The Gilles are alive
First there is the sound – the rhythmic, hypnotic stamping of clogs on cobbled stones, accompanied by the jangle of brass bells on belts and the beating of drums – then the visual panorama of colour and movement as the Gilles perform their ritual carnival dance. It’s a folkloric tradition that has been played out within the walls of the medieval town of Binche for hundreds of years.
About 1,000 revellers supported by family and friends join in the rite, from the cadenced shuffle to the pelting of oranges, making this the oldest and most authentic carnival celebration in Belgium. As preserved as the town’s 12th-century ramparts, the carnival of Binche and its party-loving inhabitants have gained worldwide fame.
According to local legend, it started during Spanish rule in the 16th century as entertainment for Roman Empire leader Charles V. As a Christian celebration marking the beginning of Lent, and a symbol of renewal and fertility after the long dark winter, an earlier date is feasible. The town’s 19th-century prosperity was responsible for today’s version of the festivities and the opulence of its costumes, leading UNESCO to grant it special heritage status in 2003. The town of Binche is now defined by its carnival customs. Lying deep in a former industrial wasteland, scarred by slagheaps, the small community of just over 30,000 people is economically reliant on the event. Until the 1970s, the town specialised in leather and luxury goods and was particularly skilled in making men’s suits.
The event is deeply rooted in the social fabric of the town. Most families in the tight-knit community can count at least one highly honoured Gilles or member of one of the 13 sociétés that make up the procession and festivities. This membership is likened to a virus, which may explain the commitment and financial cost of being a Gilles – the elaborate costumes need to be rented every year and even the festival’s traditional songs say that, come Carnival, the town’s young men spend their year’s earnings in less than a week.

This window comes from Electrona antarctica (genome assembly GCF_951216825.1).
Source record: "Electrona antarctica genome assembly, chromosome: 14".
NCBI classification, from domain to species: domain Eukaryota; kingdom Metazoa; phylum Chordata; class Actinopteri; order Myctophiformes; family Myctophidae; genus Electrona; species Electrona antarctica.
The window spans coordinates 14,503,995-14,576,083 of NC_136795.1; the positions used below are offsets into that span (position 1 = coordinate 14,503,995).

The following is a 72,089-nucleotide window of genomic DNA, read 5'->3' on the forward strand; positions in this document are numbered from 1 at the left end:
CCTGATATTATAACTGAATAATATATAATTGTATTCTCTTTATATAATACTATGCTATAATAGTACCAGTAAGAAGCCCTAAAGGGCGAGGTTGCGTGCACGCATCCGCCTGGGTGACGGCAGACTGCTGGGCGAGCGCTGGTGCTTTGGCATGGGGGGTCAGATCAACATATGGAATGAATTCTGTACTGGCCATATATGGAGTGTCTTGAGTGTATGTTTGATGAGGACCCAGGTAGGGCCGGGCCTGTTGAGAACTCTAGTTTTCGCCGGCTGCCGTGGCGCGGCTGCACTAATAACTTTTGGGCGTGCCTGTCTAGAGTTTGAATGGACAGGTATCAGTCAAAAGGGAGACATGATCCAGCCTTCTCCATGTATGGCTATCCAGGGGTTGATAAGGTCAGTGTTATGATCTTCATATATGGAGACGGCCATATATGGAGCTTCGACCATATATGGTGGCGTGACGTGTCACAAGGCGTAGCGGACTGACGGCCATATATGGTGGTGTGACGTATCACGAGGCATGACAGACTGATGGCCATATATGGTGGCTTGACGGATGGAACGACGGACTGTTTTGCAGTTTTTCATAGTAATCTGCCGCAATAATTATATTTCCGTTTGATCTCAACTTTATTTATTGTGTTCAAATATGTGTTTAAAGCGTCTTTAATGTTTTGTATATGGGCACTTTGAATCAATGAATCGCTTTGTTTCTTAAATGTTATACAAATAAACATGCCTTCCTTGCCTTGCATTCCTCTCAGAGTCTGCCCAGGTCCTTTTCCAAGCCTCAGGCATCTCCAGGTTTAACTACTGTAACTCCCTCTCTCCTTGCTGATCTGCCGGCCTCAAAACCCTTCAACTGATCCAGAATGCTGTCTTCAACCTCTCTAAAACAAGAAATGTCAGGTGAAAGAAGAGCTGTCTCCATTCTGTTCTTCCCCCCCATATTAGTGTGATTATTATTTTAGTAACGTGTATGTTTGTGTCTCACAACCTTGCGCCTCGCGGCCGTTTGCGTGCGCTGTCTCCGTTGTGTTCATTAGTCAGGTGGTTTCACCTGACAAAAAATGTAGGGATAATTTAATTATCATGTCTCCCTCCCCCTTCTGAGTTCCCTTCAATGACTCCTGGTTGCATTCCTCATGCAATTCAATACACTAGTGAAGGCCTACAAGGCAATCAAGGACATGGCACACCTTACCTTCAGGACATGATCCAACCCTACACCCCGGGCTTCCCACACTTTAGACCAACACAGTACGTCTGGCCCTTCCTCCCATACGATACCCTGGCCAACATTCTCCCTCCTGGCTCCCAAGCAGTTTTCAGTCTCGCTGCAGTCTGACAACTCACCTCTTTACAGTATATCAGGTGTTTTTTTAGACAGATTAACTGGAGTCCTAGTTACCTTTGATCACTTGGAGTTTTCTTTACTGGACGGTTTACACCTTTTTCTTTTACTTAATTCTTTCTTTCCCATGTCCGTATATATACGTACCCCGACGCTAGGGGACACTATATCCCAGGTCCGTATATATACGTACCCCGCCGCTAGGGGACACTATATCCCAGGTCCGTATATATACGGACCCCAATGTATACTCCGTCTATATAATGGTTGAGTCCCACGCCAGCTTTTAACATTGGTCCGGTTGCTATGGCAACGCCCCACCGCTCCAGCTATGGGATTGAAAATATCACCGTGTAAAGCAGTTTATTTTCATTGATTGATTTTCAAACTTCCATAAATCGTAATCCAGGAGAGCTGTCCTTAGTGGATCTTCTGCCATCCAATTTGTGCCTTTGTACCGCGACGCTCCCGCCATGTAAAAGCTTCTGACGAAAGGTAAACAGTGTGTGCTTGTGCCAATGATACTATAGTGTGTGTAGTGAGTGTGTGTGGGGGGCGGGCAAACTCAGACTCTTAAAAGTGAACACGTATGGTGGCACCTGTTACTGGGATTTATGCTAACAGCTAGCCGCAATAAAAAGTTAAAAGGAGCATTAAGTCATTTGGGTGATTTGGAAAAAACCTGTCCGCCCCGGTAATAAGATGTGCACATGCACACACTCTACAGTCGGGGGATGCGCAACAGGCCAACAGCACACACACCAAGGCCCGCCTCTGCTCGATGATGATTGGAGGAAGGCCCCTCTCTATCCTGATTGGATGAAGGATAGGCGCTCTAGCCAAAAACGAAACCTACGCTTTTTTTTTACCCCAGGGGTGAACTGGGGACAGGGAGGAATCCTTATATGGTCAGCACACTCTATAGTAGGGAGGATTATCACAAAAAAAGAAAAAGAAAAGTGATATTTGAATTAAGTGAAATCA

Preparations are a year-round affair leading to an intense rehearsal period six Sundays before the three-day Mardi Gras, the dates of which are determined by Easter and the period of Lent. These public practice sessions for the drummers and musicians are followed by soumonces, when they are joined by brass instruments and perform in local cafés. Society members dress up in costume and the full Gilles repertoire of 26 songs resonates throughout the town.
This warming-up period is but a prelude to the celebrations, which kick off on the Saturday before Carnival with three costumed balls for the town’s youngsters: Catholic, liberal and socialist, representing the pillars of Belgian political and social life. They are followed on Monday by the Trouilles de nouilles, when mysterious masked revellers invade the town to inflict their wit in return for beer. Finally, after weeks of mounting madness, it’s time for the three Gras days. Sunday is colourful, starting with the future Gilles parading in fantasy costume, plus a spot of cross-dressing with men disguised as women, or Mam’zèlles. Monday is for the children, traditionally a day for locals to catch their breath away from the gaze of tourists.
On Tuesday, it is the turn of the Gilles, the carnival kings who tradition dictates must be male and Binche-born. Early before dawn, it’s the role of the women in their family to ritually and proudly dress them in the linen shirts and trousers, stuffed back and front with straw and adorned with about 200 motifs in the Belgian colours – typically, these are crowned lions and stars. The red and yellow belt is emblazoned with bells, wooden clogs adorn their feet and they are armed with a sheath of twigs, a symbol of the Gilles’ agricultural roots.
Finally, the drummer rounds up the Gilles from their homes. Strict rules apply and flouting them can bring a lifetime ban from the brotherhood: they must always be accompanied by a drummer and cannot step outside the city walls, travel in a car, kiss their wives, smoke or use a mobile phone. Another convention is the quaffing of champagne from daybreak, usually accompanied by oysters, until the end of the festivities.
For the first few hours, they wear eerie wax masks adorned with signature green spectacles and curling ginger whiskers. The masks, artisan-made and patented, symbolise equality and anonymity. They are cast aside later in the day to be replaced by the ornate and towering ostrich-feather headdresses. And then battle commences as the orange-hurling ensues and the merrymaking persists late into the night, beyond the dazzling explosion of fireworks, forever to the rhythm of the beating drum.
This article was first published in WAB Magazine